The giant storm didn’t really hit us. Apparently, it took a bigger whack at Boston and north, but here, it was just rain and a little wind. Nothing fell over. Power stayed on.
The dogs hated it, but otherwise, it went well. The grocery store made a fair bit of money. Locals cleaned the place out, just in case. Around here, they hear words like “nor’easter” and everyone’s mind says, “buried to my lips in snow and ice.”
Even though no snow was predicted, you just can’t be too careful.
Possibly, it is also my favorite scent. It all started with when Owen was born. May 7th in the middle of lilac season.
Back in the olden golden days, you were allowed to bring flowers into dreary hospital rooms and for the few days in the hospital — I think back then it was three or four — my room was absolutely full of lilacs.
They were blooming and everyone went outside and cut them into huge bouquets.
Of course, you can’t do that anymore. There might be a bug on a branch or someone might be allergic and hospital rooms can’t be cheery or hospitable. They have to be barren and easy to clean.
I ought to mention that the previous song was the top song of 1928 and was a big seller for many other performers, too. I know music has changed, but I don’t know any other songs about lilacs, so this one will have to do.
Despite this, I do love lilacs and I am glad we have a huge lilac tree. It would be nice if it were a little smaller and I could see the lilacs without a super zoom lens.
I planted some miniature Korean lilacs when we first moved here and they were doing pretty well, but I think the past three or four winters just killed them off. That and having oak tree branches, which are often the size of ordinary trees, fall on them. I could find no sign of them at all this spring.
Our badly damaged old lilac tree is blooming and I thought you might enjoy looking at them. I wish I could include how wonderful they smell, but that’s not available yet in WordPress.
I guess the height of building do it for some people, but for me, it’s the mountains and the oak trees. I live in an oak forest. The trees are tall. In winter, I worry about them falling from heavy snow or ice. In the summer, I worry about wind and then, finally, about the millions of leaves that are going to fall everywhere in my world.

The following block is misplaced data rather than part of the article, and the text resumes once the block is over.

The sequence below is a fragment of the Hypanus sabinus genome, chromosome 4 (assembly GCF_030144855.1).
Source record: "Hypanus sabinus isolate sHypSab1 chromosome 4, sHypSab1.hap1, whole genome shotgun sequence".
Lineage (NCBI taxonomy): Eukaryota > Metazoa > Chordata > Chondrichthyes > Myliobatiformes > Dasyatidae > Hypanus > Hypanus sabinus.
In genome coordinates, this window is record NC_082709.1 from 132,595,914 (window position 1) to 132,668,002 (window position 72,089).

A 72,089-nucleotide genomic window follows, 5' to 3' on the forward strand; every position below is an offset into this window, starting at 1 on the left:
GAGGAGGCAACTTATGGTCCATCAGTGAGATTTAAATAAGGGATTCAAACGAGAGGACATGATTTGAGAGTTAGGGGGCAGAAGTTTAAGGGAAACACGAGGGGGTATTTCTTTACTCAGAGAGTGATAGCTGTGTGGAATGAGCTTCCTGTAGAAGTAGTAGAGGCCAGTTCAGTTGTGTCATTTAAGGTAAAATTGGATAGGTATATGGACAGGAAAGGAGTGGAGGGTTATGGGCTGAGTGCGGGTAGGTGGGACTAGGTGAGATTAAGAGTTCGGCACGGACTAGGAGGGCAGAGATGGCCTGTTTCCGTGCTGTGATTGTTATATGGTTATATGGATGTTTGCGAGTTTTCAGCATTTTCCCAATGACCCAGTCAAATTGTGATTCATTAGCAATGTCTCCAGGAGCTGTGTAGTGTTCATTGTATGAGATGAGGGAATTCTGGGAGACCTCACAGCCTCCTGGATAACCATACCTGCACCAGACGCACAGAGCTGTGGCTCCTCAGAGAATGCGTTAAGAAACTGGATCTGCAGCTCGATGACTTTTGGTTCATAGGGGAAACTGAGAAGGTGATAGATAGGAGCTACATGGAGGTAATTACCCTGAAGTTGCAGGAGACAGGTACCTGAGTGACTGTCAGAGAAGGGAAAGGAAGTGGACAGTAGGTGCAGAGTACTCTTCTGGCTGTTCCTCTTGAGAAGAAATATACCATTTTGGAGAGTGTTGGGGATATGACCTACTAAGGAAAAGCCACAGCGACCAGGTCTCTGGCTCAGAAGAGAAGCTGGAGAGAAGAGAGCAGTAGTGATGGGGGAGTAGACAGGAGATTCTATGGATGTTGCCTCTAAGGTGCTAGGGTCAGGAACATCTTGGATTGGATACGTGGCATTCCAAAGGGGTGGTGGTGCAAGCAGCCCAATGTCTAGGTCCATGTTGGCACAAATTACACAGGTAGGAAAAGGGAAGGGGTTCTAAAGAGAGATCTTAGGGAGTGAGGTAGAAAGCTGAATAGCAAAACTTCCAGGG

Roaring dam in Blackstone
Rugged and silent
Photo: Garry Armstrong
Photo: Garry Armstrong
Photo: Garry Armstrong
Followed by the snow. Again.
I grew up in New York and for many years lived in Boston. None of these are “the place in the world.” For me, it’s always wild places. The height of our trees, the peaks of mountains. the valleys and rivers the places against which I measure my place on this earth.
Speaking of changing, what a month! For that matter, what a couple of months this has been. Crazy weather.
The Nice Weather Gallery
Garry put Fred Flamingo back up in the garden
it’s going to be a big year for day lilies.
Not that crazy isn’t an inherent part of our New England weather. The northeastern piece of this continent has weather that is utterly unpredictable, especially as winter tries to turn into spring and generally fails.
Typically, we get winter. Then we get the end of winter which is like winter with occasional warmer days sandwiched between cold ones.
The Not Nice Weather Gallery
On the road in sleet
I suppose what has made this “spring” particularly difficult has been the cold. By this time of year, I’m usually turning down the heat, opening the windows. Cleaning out the garden. Getting excited about daffodils and glorying in the yellowness of forsythia.
As of right now, we have no flowers. We have had crocuses and they were lovely and we have a lot of growth — the beginning of what I fondly believe will be flowers in a couple of weeks. Maybe even less. But as of right now? It’s the end of the winter. Freezing temperatures at night, warming into the high forties or low fifties in the middle of the day.
And then there were the super storms. We are not on the seashore, so we didn’t get the kind of battering people living closer to the ocean have gotten. During the past ten years, we’ve gotten giant storms, often stretching from coast-to-coast or taking up most of the Atlantic Ocean.
The scientists dealing with climate change believe these super storms are prime indicators of climate change. It’s not that we don’t get strange weather in New England, but rarely do we get three super storms with hurricane-level winds in less than two weeks. With snow and rain and sleet and flooding.
It’s sort of like the weather we have always gotten multiplied by a factor of five. Very intense weather packed tightly together.
We will have spring and in many places, today was the day it seemed to show up. It was love here today. Blue skies, moderate weather and the song of the Carolina wren can be heard all around the property.
Tomorrow, there will be rain and wind — but after that, I think we will have a few days of spring and then it will be summer. I’m hoping I can get down to clean up the garden before the flowers open. It’s really hard to rake when the day lilies are blooming and the roses are rampant in the garden.
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